They leave just as Stacey Prendergast and her mother, Tina, arrive in a sweep of glamour. Tina Prendergast sticks her head in the door and calls Moran out. “Stacey wants a photo,” she says, and Moran laughs and runs outside.
Stacey Prendergast is all dressed up in her lovely dusty pink deb’s dress and silver shoes; her hair in a pretty updo. She is about to get on a coach at 3pm with the rest of her former classmates to go to their debs’ dance in a hotel in Co Meath.
The coach can wait. It won’t go without her. What’s more important is that she first shows Moran her dress, and has a photograph of herself taken with Moran. “Isn’t it great to be young like that, and going off to your debs,” Moran says, giving her a kiss after the photo is taken.
From time to time, I hear customers at the counter asking if “the Lotto” will be running this week. It isn’t, they are told. Puzzled, I ask Moran what they mean: surely the Lotto always runs?
“We had our own bit of fun with the Lotto here,” she explains. “On Fridays, when people were getting their pension, some of them would give me a euro for a syndicate for the Lotto that week. I’d write their names down, and buy the tickets. We never won the Lotto, though.”
In a corner of the post office is a small round table and a few stools. This serves as a social hub for customers – not just older ones – who want to stay on and chat for a while. Many of them do.
The people collecting their pensions all say that Friday is a big social day for them; the day they go out and have the chat with everyone, do some shopping, maybe go for coffee. Or have their hair done.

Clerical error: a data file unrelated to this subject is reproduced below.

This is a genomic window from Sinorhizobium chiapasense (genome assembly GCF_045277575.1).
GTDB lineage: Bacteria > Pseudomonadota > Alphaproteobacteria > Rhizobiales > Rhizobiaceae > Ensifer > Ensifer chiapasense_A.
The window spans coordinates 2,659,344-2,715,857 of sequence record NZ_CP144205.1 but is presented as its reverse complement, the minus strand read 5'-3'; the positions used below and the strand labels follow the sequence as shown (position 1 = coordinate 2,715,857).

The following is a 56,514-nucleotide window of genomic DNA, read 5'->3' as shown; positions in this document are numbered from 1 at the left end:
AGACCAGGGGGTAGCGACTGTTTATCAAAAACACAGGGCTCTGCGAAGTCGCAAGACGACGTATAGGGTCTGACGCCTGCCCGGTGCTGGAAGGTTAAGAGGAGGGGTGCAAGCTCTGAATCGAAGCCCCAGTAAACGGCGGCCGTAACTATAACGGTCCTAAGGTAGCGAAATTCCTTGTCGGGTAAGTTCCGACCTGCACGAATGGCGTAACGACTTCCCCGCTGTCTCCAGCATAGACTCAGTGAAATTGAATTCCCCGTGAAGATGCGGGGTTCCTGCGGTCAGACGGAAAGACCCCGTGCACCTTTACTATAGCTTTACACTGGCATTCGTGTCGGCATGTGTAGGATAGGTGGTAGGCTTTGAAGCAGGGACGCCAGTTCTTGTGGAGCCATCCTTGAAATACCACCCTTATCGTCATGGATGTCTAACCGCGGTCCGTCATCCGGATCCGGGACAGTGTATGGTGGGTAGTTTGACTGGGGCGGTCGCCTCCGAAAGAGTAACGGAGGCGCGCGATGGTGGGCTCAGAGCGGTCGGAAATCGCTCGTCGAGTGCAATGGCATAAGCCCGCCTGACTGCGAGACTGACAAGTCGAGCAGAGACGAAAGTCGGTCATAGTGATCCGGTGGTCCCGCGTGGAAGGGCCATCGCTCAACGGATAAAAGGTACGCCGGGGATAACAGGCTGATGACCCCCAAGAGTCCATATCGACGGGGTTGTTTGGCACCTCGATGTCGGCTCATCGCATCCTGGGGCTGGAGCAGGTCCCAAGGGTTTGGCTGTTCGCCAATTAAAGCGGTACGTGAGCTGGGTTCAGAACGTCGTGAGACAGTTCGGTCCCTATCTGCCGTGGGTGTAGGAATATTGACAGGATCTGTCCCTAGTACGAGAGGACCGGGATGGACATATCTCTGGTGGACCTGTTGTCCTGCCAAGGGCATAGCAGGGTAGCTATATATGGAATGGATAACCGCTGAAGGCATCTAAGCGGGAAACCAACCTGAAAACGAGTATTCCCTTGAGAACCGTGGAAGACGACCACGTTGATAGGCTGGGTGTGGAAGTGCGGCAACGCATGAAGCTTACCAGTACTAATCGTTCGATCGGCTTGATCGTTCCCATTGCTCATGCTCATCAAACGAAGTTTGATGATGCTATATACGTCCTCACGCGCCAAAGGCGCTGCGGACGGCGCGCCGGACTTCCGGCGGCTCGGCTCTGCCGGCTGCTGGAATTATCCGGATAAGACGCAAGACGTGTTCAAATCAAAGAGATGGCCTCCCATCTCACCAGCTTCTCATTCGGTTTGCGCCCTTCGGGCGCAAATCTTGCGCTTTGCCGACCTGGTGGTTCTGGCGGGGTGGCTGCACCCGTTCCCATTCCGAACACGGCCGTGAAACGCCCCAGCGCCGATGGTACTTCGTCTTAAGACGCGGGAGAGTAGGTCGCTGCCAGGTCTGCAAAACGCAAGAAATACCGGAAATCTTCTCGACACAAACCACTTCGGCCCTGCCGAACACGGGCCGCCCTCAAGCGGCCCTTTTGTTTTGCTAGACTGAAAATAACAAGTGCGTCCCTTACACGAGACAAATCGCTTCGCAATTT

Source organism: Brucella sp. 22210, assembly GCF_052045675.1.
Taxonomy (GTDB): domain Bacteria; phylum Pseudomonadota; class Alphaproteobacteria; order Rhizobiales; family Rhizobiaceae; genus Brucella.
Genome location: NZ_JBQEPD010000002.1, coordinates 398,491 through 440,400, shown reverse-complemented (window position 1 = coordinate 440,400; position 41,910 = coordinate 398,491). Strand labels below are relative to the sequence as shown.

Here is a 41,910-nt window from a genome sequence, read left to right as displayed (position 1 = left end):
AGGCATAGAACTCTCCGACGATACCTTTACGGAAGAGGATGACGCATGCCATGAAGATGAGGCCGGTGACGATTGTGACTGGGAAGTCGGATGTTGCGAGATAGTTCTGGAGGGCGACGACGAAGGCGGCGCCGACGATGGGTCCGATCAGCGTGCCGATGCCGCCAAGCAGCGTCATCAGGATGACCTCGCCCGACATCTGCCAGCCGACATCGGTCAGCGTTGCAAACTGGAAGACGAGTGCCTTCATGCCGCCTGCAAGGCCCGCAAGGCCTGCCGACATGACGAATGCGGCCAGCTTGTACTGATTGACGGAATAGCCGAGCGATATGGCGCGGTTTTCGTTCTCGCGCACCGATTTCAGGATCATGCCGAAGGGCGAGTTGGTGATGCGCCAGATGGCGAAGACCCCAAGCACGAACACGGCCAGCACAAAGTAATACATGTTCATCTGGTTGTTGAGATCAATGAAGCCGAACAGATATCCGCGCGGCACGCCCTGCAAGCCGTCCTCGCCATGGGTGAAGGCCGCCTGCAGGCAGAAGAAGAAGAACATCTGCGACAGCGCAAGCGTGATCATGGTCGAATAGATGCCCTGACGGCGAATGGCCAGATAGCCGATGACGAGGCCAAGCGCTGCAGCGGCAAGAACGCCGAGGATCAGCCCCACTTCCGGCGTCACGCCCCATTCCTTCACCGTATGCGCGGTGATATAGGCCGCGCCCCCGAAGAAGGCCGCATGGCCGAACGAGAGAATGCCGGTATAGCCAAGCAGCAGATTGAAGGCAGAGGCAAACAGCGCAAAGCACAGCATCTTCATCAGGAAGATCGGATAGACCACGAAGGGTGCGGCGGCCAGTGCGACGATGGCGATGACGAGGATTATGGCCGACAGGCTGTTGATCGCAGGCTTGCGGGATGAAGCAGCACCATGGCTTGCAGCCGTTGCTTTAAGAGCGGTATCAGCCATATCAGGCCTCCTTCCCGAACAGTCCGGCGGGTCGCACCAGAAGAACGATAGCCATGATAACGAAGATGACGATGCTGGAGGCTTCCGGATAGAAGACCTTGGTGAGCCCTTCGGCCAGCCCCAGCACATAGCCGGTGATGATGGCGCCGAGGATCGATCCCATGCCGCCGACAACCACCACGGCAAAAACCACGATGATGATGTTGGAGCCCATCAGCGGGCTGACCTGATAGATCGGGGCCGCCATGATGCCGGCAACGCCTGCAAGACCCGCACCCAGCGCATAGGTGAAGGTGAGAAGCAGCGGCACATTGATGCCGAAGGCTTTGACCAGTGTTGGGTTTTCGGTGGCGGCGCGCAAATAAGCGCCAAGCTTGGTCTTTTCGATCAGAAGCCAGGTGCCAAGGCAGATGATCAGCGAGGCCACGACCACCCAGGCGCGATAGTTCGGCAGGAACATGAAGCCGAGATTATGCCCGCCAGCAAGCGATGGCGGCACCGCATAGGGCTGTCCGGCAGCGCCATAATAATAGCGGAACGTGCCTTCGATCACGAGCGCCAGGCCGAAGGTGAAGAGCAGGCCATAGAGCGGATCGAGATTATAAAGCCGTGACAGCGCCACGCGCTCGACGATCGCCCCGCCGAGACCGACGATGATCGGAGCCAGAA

“Fridays have always been a busy day for me, and I have no doubt that numbers will drop now. Those customers won’t be here anymore; they’ll be in Claremorris,” says Muriel Costello, who has a hair salon in the village. “I think the post office closing will lead to more closures here.”
Costello is chatting to Helen Morley in the post office. “Our big gripe is that we did not get enough notice of closure that we could campaign to keep the place open,” Morley says. “We only had a fortnight’s notice. It’s very convenient this is happening when the politicians are all on their holidays.”
As the hours pass, I observe that some of Moran’s customers, mainly older men, are people of few words. Yet almost all of them before they leave make the effort to find some words to express their dismay and grief at the loss of their post office, and to thank Moran for her service. It usually starts with a clearing of the throat, after they have completed their final transaction at the counter.
These are some of the things Ann Moran’s customers tell her on her last day as postmistress of Ballindine post office.
“I’m sorry to see it go, I tell you.”
“Good girl yourself. We’ll meet again on the road.”
“You were always in very good form, I give you that.”
“Thank you for everything, and the best of luck to you.”
“It’s a shame, so it is.”
“You’ll be sorely missed.”
“So today is the day of judgment.”
“The best of health to you.”
“Was it 10 years you were here? Don’t the years go by.”
“What are we going to do without you at all at all?”
“God bless you.”